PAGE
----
So many of us would not immediately think of that, however, because we are used to vocal prayer, prayer that is predominantly spoken or sung. We very rarely think of prayer as meditative or contemplative, prayer as silence.
Yet, that is precisely what Mary is doing here. In response to these unbelievable events she does not exclaim, or shout for joy, she does not sing, or say anything. Instead, she turns inward in silence and ponders over them.
Here Mary shows us the true meaning of prayer.
See, prayer is not so much what prayers one says, or how many times one says them; it’s not so much about how well one sings the prayer or how long one prays for. Certainly, all these things are important: we need the help of certain set prayers like the Rosary to keep us on track, and we need to try to sing well, at least so other people aren’t seriously disturbed by us, and we do need to set time aside for prayer. But the real core of prayer, the crux of it, is interior union with God.
That is, an awareness that God lives in us, that we can speak to him and listen to him in our hearts. That is what Mary had and that is what we, you and me, can have if only we want it, if only we ask for it.
In fact, it is in this prayer that Mary shows herself to be the true disciple. For what does Our Lord say when he teaches the disciples about prayer in Matthew’s Gospel (6:6)? ‘[W]hen you pray, go into your room and shut the door and pray to your Father who is in secret; and your Father who sees in secret will reward you.’
That is precisely what Mary does; she enters the secret room of her heart and speaks to God there. It doesn’t mean that she stops going to the temple or synagogue. Jesus is not advocating what so many think he is here; he is not saying ‘don’t go to church’. Instead, he wants us to develop our hearts into a secret room where we can go and meet him, converse with him, listen to him, and remain with him. That is the way Mary prayed and with her help we can pray in the same way.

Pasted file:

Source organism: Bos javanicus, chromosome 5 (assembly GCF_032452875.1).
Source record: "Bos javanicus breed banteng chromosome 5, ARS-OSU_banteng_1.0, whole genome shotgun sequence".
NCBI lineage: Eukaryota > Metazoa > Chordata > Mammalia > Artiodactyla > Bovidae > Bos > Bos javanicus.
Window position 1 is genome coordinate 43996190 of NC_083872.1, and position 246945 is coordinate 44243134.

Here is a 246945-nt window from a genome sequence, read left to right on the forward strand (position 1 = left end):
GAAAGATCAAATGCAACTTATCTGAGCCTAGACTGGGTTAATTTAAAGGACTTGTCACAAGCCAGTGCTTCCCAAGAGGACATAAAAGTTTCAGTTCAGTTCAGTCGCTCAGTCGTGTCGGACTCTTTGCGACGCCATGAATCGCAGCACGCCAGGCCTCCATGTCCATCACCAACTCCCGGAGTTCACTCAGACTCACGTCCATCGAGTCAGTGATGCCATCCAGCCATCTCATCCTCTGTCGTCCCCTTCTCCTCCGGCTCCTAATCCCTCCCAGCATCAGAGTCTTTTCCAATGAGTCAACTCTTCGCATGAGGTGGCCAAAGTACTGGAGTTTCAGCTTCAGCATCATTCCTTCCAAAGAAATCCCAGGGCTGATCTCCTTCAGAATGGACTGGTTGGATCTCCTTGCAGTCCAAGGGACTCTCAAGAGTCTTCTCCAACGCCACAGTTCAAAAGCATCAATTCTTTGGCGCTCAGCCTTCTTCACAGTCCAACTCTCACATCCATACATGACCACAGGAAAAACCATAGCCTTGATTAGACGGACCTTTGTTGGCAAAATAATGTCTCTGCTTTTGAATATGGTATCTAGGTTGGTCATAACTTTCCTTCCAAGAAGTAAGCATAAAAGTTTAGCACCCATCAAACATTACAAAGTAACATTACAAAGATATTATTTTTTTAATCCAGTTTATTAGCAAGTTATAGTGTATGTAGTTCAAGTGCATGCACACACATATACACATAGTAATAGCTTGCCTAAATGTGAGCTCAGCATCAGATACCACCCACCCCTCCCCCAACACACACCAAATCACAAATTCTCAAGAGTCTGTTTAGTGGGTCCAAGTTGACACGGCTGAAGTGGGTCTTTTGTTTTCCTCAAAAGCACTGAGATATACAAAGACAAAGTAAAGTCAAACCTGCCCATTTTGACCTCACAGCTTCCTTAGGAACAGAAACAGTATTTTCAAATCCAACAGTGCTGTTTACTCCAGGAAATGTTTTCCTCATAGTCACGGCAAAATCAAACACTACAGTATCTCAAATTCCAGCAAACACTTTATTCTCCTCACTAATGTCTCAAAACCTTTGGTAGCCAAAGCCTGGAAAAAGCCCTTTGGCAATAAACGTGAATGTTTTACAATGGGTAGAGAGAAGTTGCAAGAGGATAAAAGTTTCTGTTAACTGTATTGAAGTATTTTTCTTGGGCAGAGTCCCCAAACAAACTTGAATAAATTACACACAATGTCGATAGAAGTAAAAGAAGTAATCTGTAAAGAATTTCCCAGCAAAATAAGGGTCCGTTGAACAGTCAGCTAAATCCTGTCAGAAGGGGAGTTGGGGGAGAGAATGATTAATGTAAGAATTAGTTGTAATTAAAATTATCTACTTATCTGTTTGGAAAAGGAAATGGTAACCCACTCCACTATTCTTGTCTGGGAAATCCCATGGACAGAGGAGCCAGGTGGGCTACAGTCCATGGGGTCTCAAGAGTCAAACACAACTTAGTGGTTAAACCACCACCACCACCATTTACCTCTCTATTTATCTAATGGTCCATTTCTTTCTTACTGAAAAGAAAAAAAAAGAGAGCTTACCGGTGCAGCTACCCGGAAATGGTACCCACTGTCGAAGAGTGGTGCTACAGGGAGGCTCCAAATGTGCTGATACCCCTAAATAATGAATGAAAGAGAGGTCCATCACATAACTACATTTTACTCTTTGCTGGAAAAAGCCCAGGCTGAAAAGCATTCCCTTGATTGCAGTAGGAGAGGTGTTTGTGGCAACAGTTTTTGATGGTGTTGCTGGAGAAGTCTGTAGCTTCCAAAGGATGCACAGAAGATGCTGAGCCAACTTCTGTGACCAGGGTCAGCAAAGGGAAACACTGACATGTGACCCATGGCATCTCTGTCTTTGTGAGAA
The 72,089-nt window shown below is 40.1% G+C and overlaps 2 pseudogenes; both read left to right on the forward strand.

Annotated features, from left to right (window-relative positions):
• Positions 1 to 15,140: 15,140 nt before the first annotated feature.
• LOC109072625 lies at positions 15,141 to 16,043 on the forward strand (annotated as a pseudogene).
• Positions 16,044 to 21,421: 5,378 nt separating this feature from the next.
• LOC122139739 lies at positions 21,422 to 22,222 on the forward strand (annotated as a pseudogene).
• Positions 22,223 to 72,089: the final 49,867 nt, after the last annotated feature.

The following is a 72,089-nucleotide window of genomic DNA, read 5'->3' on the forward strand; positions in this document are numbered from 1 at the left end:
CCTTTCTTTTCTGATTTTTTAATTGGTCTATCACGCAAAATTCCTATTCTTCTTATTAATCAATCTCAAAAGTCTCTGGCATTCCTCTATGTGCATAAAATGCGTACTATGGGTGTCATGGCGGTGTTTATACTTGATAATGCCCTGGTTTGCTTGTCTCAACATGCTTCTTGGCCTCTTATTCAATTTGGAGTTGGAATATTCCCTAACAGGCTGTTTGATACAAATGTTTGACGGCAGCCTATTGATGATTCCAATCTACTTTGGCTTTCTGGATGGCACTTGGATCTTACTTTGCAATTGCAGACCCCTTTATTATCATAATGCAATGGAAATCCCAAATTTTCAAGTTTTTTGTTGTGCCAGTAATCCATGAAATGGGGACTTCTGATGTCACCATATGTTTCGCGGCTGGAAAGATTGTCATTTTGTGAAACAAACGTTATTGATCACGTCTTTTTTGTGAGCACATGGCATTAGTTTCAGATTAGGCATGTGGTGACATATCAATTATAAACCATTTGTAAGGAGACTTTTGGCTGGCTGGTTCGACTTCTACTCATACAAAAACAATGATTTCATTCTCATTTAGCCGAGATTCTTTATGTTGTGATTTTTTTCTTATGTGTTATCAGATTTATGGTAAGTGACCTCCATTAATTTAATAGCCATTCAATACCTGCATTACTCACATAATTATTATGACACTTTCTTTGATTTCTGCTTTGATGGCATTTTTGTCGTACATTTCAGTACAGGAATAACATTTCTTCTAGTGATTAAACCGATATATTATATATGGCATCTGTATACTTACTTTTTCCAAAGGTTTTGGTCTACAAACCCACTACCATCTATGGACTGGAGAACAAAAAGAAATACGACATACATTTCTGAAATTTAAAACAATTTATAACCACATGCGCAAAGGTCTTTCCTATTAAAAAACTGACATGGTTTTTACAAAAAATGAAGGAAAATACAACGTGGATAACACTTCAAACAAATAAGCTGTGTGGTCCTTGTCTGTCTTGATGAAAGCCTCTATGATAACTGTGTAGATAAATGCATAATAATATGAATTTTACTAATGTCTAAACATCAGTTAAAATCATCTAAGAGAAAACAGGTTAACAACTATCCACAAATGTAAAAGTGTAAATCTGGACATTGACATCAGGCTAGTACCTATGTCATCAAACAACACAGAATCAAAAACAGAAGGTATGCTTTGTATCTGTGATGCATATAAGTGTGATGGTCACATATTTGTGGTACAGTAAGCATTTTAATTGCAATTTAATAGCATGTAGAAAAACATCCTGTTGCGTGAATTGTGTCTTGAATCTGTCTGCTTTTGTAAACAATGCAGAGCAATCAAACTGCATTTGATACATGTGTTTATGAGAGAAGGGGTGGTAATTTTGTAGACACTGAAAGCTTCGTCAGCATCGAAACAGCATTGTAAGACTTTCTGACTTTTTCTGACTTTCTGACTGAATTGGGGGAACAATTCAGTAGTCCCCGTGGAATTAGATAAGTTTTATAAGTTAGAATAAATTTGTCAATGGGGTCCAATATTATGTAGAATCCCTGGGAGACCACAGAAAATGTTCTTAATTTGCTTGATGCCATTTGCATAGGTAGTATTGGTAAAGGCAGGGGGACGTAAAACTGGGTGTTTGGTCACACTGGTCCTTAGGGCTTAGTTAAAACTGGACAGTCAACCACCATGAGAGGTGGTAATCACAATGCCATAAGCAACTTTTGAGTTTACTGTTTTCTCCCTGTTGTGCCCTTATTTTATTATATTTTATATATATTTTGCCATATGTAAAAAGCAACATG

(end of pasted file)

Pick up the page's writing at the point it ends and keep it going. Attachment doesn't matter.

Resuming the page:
In order to do that, however, we need to change a lot. The first thing to do: put away the earphones, at least sometimes; turn the radio off, at least for some of the car trip; turn off the TV or computer, at least for some time during the day; don’t scroll through your news feed when you have five minutes spare!
See, this kind of prayer Mary shows us is prayer not suited to our times. We live in a society that values being busy, that bombards us with noise and images, that inculcates habits in us that make this kind of prayer really difficult. So, the first thing we need to do to develop this kind of prayer is to develop a more silent kind of life: a life of fewer distractions and less noise. That way, we can turn to that secret room, as Mary did, and ponder over things there.
The second thing to do is to set aside time each day to do it. A great way to do this is to set time aside at the end of each day for what is called an examination of conscience. Here we can set aside 10 minutes maybe to go over what happened in the day, like Mary pondering on the events around her, talking to Our Lord about them, asking for his mercy, his guidance, his help.
I promise you, if you do this everyday, you will notice a huge difference in yourself and your interaction with others. Developing this kind of prayer will lead you in the footsteps of Mary and ultimately form you into the kind of disciple she was: a faithful disciple of Christ.
II – Mary preaching
Now, something common to many of the early disciples of Christ was preaching. John the Baptist, for example, drew people from all over Judea through his preaching (Matt. 3:5), and a great part of the early Church’s activity was taken up by preaching. Yet I don’t think too many people think of Mary as a preacher.
We can find no long speeches addressing large crowds, like we can with St. Peter at Pentecost (cf. Acts. 2:14-42); nor can we find any account of Mary going around the countryside proclaiming the Gospel as we can with the apostles after they received the Holy Spirit. Yet she was there; she received the same Spirit. In fact, if you collected all the recorded words of Mary found in the Gospels, you would probably get no more than half an A4 page (at a guess).
Yet for all that, if we look properly, we can see that Mary did preach, and preach very well. To see that, let us turn again to the Gospel of Luke – I think you’re beginning to see that if you want to know about Mary you have to read Luke’s Gospel. There we find the scene of the meeting between Mary and Elizabeth where the older one, Elizabeth, speaks those prophetic words to Mary that we recite whenever we pray the Hail Mary (cf. Luke 1:39-55). Notice how Mary responds, though:
My soul magnifies the Lord,
47 and my spirit rejoices in God my Saviour,
48 for he has looked on the humble estate of his servant.